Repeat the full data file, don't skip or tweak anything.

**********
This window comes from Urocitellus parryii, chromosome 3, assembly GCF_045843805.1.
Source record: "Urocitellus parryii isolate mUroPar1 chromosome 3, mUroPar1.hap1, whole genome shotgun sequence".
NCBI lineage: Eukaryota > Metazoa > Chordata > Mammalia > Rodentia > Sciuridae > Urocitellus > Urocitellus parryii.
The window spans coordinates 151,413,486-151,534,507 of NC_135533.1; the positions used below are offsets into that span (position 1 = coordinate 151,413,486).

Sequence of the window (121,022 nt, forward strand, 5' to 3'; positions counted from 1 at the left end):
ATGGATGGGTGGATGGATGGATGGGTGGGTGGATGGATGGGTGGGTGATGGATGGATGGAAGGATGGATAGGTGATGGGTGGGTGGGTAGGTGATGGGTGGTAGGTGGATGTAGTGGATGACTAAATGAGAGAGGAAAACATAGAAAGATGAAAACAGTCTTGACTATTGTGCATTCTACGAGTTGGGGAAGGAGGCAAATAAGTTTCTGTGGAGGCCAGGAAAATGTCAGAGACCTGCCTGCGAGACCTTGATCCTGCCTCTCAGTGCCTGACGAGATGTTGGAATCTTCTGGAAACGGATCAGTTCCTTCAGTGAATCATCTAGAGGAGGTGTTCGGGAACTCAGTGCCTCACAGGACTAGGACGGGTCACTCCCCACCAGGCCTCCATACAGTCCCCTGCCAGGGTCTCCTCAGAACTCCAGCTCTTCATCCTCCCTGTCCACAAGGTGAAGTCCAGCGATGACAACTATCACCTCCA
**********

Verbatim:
This window comes from Urocitellus parryii, chromosome 3, assembly GCF_045843805.1.
Source record: "Urocitellus parryii isolate mUroPar1 chromosome 3, mUroPar1.hap1, whole genome shotgun sequence".
NCBI lineage: Eukaryota > Metazoa > Chordata > Mammalia > Rodentia > Sciuridae > Urocitellus > Urocitellus parryii.
The window spans coordinates 151,413,486-151,534,507 of NC_135533.1; the positions used below are offsets into that span (position 1 = coordinate 151,413,486).

Sequence of the window (121,022 nt, forward strand, 5' to 3'; positions counted from 1 at the left end):
ATGGATGGGTGGATGGATGGATGGGTGGGTGGATGGATGGGTGGGTGATGGATGGATGGAAGGATGGATAGGTGATGGGTGGGTGGGTAGGTGATGGGTGGTAGGTGGATGTAGTGGATGACTAAATGAGAGAGGAAAACATAGAAAGATGAAAACAGTCTTGACTATTGTGCATTCTACGAGTTGGGGAAGGAGGCAAATAAGTTTCTGTGGAGGCCAGGAAAATGTCAGAGACCTGCCTGCGAGACCTTGATCCTGCCTCTCAGTGCCTGACGAGATGTTGGAATCTTCTGGAAACGGATCAGTTCCTTCAGTGAATCATCTAGAGGAGGTGTTCGGGAACTCAGTGCCTCACAGGACTAGGACGGGTCACTCCCCACCAGGCCTCCATACAGTCCCCTGCCAGGGTCTCCTCAGAACTCCAGCTCTTCATCCTCCCTGTCCACAAGGTGAAGTCCAGCGATGACAACTATCACCTCCA